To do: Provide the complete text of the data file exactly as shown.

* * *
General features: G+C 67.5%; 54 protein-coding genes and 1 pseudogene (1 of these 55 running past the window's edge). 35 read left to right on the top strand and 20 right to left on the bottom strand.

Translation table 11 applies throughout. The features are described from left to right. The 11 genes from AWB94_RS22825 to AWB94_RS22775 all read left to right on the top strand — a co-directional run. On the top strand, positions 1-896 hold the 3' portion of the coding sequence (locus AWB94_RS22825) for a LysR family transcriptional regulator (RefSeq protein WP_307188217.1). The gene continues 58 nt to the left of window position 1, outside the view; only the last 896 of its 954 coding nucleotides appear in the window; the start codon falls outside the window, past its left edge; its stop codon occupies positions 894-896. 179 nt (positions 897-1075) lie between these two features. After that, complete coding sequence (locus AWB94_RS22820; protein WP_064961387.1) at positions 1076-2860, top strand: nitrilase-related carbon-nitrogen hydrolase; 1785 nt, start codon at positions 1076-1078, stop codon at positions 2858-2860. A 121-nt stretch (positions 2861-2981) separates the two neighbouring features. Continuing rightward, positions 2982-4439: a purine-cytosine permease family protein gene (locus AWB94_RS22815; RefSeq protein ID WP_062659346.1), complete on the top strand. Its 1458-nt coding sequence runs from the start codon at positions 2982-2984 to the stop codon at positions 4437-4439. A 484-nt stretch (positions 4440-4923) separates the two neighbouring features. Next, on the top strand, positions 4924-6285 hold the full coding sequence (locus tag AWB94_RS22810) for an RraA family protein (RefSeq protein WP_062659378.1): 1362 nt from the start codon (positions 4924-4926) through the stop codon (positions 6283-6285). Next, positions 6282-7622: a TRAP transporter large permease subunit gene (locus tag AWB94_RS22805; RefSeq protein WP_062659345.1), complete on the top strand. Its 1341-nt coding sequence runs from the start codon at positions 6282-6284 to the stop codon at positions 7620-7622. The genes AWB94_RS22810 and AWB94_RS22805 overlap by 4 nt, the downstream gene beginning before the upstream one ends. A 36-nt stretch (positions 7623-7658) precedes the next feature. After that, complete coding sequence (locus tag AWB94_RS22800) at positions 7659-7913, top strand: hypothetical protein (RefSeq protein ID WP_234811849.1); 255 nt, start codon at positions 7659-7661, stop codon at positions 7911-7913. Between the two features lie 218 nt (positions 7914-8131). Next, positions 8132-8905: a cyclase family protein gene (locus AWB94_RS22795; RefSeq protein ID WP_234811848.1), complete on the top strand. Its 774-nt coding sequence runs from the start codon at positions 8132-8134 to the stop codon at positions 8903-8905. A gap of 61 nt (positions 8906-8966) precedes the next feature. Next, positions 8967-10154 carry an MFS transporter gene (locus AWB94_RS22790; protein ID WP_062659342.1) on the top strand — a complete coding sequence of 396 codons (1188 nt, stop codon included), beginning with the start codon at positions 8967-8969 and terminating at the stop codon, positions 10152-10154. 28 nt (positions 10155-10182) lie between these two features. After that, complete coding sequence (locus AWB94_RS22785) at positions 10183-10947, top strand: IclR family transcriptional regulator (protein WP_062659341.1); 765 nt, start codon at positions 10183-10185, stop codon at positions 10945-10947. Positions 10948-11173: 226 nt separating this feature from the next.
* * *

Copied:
General features: G+C 67.5%; 54 protein-coding genes and 1 pseudogene (1 of these 55 running past the window's edge). 35 read left to right on the top strand and 20 right to left on the bottom strand.

Translation table 11 applies throughout. The features are described from left to right. The 11 genes from AWB94_RS22825 to AWB94_RS22775 all read left to right on the top strand — a co-directional run. On the top strand, positions 1-896 hold the 3' portion of the coding sequence (locus AWB94_RS22825) for a LysR family transcriptional regulator (RefSeq protein WP_307188217.1). The gene continues 58 nt to the left of window position 1, outside the view; only the last 896 of its 954 coding nucleotides appear in the window; the start codon falls outside the window, past its left edge; its stop codon occupies positions 894-896. 179 nt (positions 897-1075) lie between these two features. After that, complete coding sequence (locus AWB94_RS22820; protein WP_064961387.1) at positions 1076-2860, top strand: nitrilase-related carbon-nitrogen hydrolase; 1785 nt, start codon at positions 1076-1078, stop codon at positions 2858-2860. A 121-nt stretch (positions 2861-2981) separates the two neighbouring features. Continuing rightward, positions 2982-4439: a purine-cytosine permease family protein gene (locus AWB94_RS22815; RefSeq protein ID WP_062659346.1), complete on the top strand. Its 1458-nt coding sequence runs from the start codon at positions 2982-2984 to the stop codon at positions 4437-4439. A 484-nt stretch (positions 4440-4923) separates the two neighbouring features. Next, on the top strand, positions 4924-6285 hold the full coding sequence (locus tag AWB94_RS22810) for an RraA family protein (RefSeq protein WP_062659378.1): 1362 nt from the start codon (positions 4924-4926) through the stop codon (positions 6283-6285). Next, positions 6282-7622: a TRAP transporter large permease subunit gene (locus tag AWB94_RS22805; RefSeq protein WP_062659345.1), complete on the top strand. Its 1341-nt coding sequence runs from the start codon at positions 6282-6284 to the stop codon at positions 7620-7622. The genes AWB94_RS22810 and AWB94_RS22805 overlap by 4 nt, the downstream gene beginning before the upstream one ends. A 36-nt stretch (positions 7623-7658) precedes the next feature. After that, complete coding sequence (locus tag AWB94_RS22800) at positions 7659-7913, top strand: hypothetical protein (RefSeq protein ID WP_234811849.1); 255 nt, start codon at positions 7659-7661, stop codon at positions 7911-7913. Between the two features lie 218 nt (positions 7914-8131). Next, positions 8132-8905: a cyclase family protein gene (locus AWB94_RS22795; RefSeq protein ID WP_234811848.1), complete on the top strand. Its 774-nt coding sequence runs from the start codon at positions 8132-8134 to the stop codon at positions 8903-8905. A gap of 61 nt (positions 8906-8966) precedes the next feature. Next, positions 8967-10154 carry an MFS transporter gene (locus AWB94_RS22790; protein ID WP_062659342.1) on the top strand — a complete coding sequence of 396 codons (1188 nt, stop codon included), beginning with the start codon at positions 8967-8969 and terminating at the stop codon, positions 10152-10154. 28 nt (positions 10155-10182) lie between these two features. After that, complete coding sequence (locus AWB94_RS22785) at positions 10183-10947, top strand: IclR family transcriptional regulator (protein WP_062659341.1); 765 nt, start codon at positions 10183-10185, stop codon at positions 10945-10947. Positions 10948-11173: 226 nt separating this feature from the next.